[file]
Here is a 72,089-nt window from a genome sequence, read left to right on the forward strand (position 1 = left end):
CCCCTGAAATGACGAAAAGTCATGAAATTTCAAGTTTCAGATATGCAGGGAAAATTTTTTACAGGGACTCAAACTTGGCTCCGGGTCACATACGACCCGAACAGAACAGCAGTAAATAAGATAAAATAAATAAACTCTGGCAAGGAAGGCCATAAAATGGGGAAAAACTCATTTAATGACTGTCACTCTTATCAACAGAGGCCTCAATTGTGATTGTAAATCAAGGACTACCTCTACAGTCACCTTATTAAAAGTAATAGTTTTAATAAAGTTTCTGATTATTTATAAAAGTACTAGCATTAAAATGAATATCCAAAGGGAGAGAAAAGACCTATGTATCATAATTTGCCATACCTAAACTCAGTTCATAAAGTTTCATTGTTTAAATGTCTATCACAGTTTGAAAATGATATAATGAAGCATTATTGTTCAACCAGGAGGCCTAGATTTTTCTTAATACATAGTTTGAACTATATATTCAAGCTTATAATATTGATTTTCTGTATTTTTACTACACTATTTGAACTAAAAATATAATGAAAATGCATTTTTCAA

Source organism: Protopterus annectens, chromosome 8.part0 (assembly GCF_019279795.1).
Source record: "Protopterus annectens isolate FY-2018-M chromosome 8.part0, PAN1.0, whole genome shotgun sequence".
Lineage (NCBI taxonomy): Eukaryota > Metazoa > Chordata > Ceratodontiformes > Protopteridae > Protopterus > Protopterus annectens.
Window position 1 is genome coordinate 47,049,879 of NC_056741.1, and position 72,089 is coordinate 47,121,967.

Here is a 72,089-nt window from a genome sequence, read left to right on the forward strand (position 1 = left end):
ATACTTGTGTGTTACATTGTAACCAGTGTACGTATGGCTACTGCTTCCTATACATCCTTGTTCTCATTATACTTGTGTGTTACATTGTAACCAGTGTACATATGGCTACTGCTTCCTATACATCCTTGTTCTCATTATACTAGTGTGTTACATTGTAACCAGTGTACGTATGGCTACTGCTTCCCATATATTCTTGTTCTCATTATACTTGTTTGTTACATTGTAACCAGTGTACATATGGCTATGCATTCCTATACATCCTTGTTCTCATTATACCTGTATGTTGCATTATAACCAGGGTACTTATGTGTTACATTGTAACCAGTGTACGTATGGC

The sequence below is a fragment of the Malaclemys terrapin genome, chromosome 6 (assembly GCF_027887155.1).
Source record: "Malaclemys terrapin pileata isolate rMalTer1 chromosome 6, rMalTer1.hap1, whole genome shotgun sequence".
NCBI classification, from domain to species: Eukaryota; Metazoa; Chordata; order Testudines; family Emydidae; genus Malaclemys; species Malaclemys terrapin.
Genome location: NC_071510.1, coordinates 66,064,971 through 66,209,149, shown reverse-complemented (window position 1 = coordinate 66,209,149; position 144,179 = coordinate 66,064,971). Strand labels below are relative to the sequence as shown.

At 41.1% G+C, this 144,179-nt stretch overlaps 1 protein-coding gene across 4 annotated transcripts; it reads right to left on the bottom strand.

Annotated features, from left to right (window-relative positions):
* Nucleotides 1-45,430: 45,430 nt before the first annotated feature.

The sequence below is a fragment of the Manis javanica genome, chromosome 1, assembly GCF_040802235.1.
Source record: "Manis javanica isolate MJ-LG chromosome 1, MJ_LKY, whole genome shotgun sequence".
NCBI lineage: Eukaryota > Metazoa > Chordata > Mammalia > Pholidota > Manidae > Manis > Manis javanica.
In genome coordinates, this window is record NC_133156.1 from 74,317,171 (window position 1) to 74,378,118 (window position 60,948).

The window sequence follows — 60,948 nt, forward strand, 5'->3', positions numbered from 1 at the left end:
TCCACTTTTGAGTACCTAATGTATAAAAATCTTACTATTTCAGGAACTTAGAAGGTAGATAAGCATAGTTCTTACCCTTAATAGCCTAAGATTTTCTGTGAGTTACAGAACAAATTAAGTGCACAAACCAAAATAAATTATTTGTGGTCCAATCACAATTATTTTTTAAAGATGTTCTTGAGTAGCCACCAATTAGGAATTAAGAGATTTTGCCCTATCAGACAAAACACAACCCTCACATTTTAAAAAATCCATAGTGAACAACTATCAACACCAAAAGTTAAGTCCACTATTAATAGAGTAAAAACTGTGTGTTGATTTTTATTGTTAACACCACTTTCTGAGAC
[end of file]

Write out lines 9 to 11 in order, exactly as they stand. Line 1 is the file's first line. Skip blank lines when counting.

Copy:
The sequence below is a fragment of the Malaclemys terrapin genome, chromosome 6 (assembly GCF_027887155.1).
Source record: "Malaclemys terrapin pileata isolate rMalTer1 chromosome 6, rMalTer1.hap1, whole genome shotgun sequence".
NCBI classification, from domain to species: Eukaryota; Metazoa; Chordata; order Testudines; family Emydidae; genus Malaclemys; species Malaclemys terrapin.